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What do you think about the idea that swear words have power, even if they are no longer generally very shocking?

A guest essayist writes about the reasons people swear and the power behind cursing. Is profanity part of your vocabulary?
An illustration of a bouquet. The flowers are replaced by symbols, including @ ? $ * % ! and #.
Related Book ReviewCredit...Tamara Shopsin
Do you use curse words? If you use them, do you ever think about why? Does it feel good to unleash some foul language? Does it get attention? Does it help you bond with others or fit into a group?
And if you don’t, why do you avoid it?
In the Opinion essay “The Secret Power of Swearing,” Rebecca Roache writes about how certain words have become off-limits in polite company:
Swearing can be so satisfying that it can help us withstand pain. It can shock, offend and entertain. It can release tension or increase it. It can foster intimacy. What’s swearing’s secret? How do four-letter words move us in all the ways they do?
All languages have taboos, things that nice people don’t mention in polite company, and these taboos tend to cluster around themes like religion, defecation, disease and sex — in other words, things that can harm us physically or spiritually. As the linguists Keith Allan and Kate Burridge put it, the harmfulness of taboos “contaminates” certain words that refer to them, making those related words taboo, too. This is usually how a word becomes a swearword. Which taboos are strongest tracks societal values. Something previously acceptable can become a taboo, or vice versa. In prudish Victorian Britain, extremely lewd street names that existed unproblematically throughout the country in the Middle Ages were bowdlerized. And in increasingly secular cultures the taboo around religious-themed words has waned. Take “Frankly, my dear, I don’t give a damn,” Rhett Butler’s famous line in the film “Gone With the Wind”: It is far less shocking to modern ears than it was to the film’s audience in 1939.
But ghosts of once powerful taboos can continue to haunt us. Consider, as Professors Allan and Burridge do, spilling salt, which was once both expensive and spiritually significant. Throwing a pinch of spilled salt over one’s left shoulder, into the eyes of the devil that resided there, was supposed to ward off bad fortune. Lots of people still do this, but not, I suspect, to blind the devil. In a similar way, swear words, once contaminated with the disgust or power associated with a strong taboo, retain their power even as the shock value of those origins wanes.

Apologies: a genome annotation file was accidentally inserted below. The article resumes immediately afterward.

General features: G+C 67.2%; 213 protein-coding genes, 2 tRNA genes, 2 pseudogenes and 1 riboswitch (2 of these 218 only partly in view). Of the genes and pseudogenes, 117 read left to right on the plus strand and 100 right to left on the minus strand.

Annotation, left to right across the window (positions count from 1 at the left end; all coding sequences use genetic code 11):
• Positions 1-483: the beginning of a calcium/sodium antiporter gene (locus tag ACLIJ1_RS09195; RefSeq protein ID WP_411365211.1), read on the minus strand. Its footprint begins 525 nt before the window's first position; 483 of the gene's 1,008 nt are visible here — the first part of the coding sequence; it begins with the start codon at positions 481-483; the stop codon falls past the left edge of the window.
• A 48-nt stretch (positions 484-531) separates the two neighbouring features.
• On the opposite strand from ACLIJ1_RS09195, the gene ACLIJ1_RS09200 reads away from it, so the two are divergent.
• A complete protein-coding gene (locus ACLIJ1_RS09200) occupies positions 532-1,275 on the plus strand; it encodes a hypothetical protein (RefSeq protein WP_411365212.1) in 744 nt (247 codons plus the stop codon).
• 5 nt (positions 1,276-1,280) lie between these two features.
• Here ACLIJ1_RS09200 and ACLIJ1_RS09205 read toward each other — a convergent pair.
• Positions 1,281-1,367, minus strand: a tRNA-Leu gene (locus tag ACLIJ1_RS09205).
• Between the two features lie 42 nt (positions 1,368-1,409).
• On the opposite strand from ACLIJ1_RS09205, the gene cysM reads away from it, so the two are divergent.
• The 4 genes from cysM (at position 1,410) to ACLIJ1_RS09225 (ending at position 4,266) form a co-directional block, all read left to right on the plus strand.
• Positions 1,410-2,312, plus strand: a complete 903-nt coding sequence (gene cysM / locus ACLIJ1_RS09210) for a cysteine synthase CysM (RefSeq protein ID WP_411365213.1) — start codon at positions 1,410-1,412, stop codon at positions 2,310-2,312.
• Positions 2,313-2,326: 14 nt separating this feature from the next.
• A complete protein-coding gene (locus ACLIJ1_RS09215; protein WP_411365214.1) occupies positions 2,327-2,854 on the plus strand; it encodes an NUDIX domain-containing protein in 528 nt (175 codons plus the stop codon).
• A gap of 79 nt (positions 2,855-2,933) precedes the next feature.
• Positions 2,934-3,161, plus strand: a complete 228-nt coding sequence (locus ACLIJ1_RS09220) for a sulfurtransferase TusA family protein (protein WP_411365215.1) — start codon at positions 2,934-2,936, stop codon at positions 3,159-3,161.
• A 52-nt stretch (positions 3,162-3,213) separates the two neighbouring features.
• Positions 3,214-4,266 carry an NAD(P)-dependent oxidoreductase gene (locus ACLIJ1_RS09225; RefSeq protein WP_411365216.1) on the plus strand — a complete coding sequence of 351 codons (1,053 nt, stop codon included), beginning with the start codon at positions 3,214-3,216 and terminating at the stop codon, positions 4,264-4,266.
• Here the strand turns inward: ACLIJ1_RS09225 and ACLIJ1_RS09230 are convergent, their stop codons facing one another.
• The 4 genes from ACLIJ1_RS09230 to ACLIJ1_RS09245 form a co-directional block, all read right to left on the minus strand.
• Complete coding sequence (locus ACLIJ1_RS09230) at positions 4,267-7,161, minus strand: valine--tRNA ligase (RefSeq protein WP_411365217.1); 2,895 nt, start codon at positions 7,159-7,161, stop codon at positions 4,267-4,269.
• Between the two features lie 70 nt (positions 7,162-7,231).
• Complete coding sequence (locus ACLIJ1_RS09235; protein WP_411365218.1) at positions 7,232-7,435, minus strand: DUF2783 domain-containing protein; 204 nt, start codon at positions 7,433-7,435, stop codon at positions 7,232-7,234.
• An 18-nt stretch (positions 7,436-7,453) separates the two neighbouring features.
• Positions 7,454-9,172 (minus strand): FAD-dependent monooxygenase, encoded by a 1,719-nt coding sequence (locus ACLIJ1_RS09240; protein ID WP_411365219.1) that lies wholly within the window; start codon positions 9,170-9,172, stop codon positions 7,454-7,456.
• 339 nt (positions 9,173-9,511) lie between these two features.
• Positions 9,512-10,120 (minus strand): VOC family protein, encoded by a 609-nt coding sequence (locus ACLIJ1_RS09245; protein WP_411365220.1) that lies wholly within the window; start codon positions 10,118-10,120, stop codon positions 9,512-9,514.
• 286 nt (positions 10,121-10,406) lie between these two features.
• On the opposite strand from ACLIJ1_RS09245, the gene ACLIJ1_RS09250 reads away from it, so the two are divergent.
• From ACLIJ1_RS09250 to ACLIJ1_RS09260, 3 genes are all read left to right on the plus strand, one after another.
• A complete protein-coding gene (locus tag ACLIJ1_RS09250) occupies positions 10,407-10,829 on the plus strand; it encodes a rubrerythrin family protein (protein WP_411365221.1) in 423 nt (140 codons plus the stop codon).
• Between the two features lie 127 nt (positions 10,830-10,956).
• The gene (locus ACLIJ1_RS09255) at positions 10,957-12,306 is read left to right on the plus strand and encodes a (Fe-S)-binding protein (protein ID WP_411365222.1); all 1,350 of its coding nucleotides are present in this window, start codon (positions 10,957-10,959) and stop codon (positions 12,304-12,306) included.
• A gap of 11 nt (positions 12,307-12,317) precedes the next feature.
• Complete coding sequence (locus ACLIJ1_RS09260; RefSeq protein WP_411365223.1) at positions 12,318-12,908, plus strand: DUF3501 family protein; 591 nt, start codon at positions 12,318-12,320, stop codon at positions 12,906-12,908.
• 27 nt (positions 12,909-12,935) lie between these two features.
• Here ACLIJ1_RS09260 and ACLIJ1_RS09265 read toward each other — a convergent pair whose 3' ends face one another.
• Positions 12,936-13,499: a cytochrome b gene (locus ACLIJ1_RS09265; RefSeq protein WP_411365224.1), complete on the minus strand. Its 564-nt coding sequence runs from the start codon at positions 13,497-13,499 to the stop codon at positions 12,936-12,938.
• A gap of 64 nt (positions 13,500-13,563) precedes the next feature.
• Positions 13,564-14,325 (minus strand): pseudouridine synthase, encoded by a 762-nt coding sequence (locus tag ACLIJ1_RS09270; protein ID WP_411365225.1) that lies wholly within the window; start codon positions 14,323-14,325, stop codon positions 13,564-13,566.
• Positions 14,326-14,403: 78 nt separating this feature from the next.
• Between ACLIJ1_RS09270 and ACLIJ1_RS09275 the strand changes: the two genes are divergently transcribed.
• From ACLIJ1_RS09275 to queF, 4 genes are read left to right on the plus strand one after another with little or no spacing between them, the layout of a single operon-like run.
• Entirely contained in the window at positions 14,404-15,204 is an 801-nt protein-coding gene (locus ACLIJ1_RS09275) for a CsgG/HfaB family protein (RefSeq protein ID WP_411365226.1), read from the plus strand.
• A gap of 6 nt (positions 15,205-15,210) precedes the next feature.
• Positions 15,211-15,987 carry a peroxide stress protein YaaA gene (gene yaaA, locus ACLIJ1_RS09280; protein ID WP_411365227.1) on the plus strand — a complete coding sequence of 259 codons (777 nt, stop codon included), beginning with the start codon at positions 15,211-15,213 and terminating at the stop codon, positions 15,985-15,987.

These days we mostly cause offense by swearing because swearing is a behavior that causes offense. When we swear in a context in which we can assume those around us would prefer we didn’t, that choice is a sign of our disrespect.
Situating the capacity to offend in the swearer’s intent helps some puzzling things about swearing make sense, like why it’s somehow less offensive to replace a letter with an asterisk, despite the fact that everyone still knows what it means. The choice sends a message to the reader: I recognize that this word might offend you, and I care about your feelings. Because intent matters, a few asterisks can rob the word of its potency.
But swearing, even without censorship or euphemism, can also be affectionately benign. To be understood this way, a listener needs to trust that the speaker is not verbally attacking but letting his or her guard down and signaling that the setting is informal and the relationship is friendly. Swearing in these contexts can even foster intimacy between recent acquaintances. Between people who already trust each other, it’s an excellent way to communicate affection. My students, read the entire essay and then tell me:
When it comes to foul language, do you use it? If so, how often, and for what reasons? If not, why not? Do you have any “rules,” conscious or not, about swearing? For example, if you use curse words, are there certain situations and places in which you avoid them? Are there people around whom you know better than to use objectionable language? Are you someone around whom others tend to watch their language and use proper language? What do you think about the idea that swear words have power, even if they are no longer generally very shocking? Do you agree or disagree? Why?
A review of a book by Benjamin K. Bergen about profanity addresses the potential harm that swear words may cause:
Doing parents everywhere a favor, he points out that despite what the American Academy of Pediatrics has said, there is no evidence that exposure to profanity harms children. And he argues strenuously “that there are better ways to deal with profanity than to suppress it,” even though he acknowledges evidence that one type of profanity — slurs directed at people because of their racial, ethnic and sexual identities — are measurably harmful. What have you learned from your parents or other adults in your life about swearing, whether via direct conversations or your observations of their behavior? What have they communicated about what is appropriate to say and what is not? If you have children one day, what do you think you would teach them? As Ms. Roache notes in her essay, The New York Times has “a steep threshold for vulgar words,” rarely publishing obscenities. You’ll notice also that the site, including The Learning Network, does not allow profanity in the comments section. Why do you think The Times has made this choice? What tone does it set? Do you think it is a wise policy? Why or why not?

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